Once a refuge for the local population to escape pirates, now the castle is abandoned, nevertheless, it is still a major tourist attraction. Built in the 14th or 16th century, is a typical island citadel to remind the Venetian past of the island. The castle has a square shape and consists of two house complexes and a small series of houses in the center. The outer complex is the so-called Exo Kastro (Outer Castle) and the inner complex the so-called Mesa Kastro (Inner Castle) with a small narrow road running among them. The road was so narrow that only small carts could pass through. The castle is similar to other Venetian fortified settlements of the first half of the 15th century, situated on other Cycladic islands.
In 1027, Kimolos became part of the Duchy of Naxos under the Venetian Marco Sanudos. In 1537, the island was looted by the Turkish pirate Hayredin Barbarossa, however, this did not end the Venetian rule, but the island had to pay an annual tribute to the Sultan. It is assumed that the castle in its present form was formed in the 16th century by shipowner Ioannes Rafos, probably to accommodate sailors and their families. His name can be found in many inscriptions placed in different parts of the castle. In 1638, the island was looted again and the castle was destroyed.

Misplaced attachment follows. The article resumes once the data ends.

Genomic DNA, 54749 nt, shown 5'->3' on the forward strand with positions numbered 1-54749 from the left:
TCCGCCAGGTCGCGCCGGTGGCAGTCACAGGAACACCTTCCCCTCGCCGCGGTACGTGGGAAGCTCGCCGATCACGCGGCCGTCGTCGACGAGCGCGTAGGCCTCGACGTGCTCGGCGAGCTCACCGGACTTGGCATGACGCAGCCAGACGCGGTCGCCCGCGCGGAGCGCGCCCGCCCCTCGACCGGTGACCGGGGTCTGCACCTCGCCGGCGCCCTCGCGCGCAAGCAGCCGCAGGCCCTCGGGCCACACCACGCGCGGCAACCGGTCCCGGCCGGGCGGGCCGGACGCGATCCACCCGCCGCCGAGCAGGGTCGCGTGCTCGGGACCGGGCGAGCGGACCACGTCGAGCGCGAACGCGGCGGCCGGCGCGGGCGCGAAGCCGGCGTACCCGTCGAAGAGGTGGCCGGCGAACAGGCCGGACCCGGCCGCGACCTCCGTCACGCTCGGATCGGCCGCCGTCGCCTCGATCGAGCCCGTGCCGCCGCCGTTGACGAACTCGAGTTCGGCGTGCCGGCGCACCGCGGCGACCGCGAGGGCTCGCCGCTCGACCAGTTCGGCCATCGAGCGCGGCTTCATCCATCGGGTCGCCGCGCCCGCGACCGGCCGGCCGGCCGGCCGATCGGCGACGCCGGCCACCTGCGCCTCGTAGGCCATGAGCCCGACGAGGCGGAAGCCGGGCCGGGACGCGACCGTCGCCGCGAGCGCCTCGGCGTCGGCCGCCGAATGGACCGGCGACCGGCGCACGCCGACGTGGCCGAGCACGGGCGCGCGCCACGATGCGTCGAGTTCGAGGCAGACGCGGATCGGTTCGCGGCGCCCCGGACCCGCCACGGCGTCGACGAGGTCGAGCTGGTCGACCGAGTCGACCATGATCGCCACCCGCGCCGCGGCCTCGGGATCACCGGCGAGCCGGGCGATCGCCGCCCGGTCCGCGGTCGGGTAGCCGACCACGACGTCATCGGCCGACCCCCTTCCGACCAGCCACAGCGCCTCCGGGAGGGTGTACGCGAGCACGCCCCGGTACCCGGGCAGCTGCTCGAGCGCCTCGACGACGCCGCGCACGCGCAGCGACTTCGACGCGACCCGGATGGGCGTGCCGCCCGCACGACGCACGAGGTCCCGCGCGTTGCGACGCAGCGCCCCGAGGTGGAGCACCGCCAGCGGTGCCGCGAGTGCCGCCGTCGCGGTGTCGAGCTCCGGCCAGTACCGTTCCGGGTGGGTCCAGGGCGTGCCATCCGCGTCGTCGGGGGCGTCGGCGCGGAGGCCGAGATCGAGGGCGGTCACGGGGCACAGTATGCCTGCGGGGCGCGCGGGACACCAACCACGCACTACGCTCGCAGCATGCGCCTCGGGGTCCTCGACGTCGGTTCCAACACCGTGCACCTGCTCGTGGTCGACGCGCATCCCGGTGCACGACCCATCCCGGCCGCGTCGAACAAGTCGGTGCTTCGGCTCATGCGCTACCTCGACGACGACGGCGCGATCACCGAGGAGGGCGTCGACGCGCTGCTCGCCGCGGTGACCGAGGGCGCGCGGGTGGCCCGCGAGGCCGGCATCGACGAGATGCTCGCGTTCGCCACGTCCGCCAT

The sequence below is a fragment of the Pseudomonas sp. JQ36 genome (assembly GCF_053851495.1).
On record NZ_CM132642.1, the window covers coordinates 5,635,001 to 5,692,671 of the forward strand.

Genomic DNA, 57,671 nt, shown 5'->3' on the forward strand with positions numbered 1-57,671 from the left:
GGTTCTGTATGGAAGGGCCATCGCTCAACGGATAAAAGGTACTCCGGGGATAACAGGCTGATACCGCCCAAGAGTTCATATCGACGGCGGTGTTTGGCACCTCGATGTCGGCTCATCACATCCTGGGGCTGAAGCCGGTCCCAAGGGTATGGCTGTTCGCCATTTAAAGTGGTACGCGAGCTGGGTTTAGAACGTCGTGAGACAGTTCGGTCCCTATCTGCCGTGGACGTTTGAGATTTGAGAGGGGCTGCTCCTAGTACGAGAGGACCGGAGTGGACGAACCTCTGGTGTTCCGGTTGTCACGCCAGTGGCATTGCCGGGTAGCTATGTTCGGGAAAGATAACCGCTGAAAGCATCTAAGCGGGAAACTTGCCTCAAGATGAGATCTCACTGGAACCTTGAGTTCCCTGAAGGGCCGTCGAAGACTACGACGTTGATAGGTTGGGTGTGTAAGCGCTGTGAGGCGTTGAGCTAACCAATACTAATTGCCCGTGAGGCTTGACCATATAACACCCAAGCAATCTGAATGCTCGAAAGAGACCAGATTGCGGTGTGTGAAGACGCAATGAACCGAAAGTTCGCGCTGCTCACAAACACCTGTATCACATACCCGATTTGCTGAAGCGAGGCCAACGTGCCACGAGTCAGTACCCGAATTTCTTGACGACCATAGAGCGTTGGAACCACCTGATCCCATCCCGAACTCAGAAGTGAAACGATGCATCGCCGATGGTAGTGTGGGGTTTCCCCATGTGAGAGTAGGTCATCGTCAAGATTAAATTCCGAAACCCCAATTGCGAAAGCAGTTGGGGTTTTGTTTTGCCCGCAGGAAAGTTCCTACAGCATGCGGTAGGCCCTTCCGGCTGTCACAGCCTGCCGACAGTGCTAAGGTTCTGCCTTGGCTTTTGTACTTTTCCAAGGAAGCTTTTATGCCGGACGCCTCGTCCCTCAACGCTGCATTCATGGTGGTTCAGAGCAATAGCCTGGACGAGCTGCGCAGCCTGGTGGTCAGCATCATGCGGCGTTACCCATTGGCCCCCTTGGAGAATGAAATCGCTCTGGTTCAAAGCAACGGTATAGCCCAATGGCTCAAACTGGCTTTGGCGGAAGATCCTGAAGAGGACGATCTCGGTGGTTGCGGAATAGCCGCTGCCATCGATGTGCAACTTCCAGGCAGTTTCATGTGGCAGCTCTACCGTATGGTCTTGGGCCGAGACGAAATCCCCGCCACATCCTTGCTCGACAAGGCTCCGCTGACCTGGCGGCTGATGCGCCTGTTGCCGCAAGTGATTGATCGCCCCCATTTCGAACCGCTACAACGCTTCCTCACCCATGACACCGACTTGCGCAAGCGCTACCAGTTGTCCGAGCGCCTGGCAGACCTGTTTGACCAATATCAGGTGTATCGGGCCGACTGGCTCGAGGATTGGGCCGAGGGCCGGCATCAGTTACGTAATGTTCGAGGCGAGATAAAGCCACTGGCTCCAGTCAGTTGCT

Structure and Buildings
The houses of the castle were stuck to each other and their outer walls formed the castle's wall. At the center, there was a small cluster of houses and next to it a small square with the church of the Nativity of Christ. The castle had 123 two storey houses, hosting one family on the upper floor and another on the ground floor. Unfortunately, Mesa Kastro is now in ruins. The Outer Castle also consisted of a series of houses, whose external walls were part of the castle’s defensive wall. Many of the houses had lintels with coats of arms and dates. The Outer Castle had two gates: The Lower Gate on the south and the Upper Gate on the eastern side, next to the Folklore and Maritime Museum. The dates 1650 and 1646 are respectively inscribed on the two gates. Obviously, these are the dates of the restoration of the castle after the looting of 1638. After the attack the castle was strengthened with more towers. There were also two gates to enter the Inner Castle. Kastro was once the only settlement in the island and after the liberation from the Turks it extended over the surrounding area, forming the current village known as Chorio.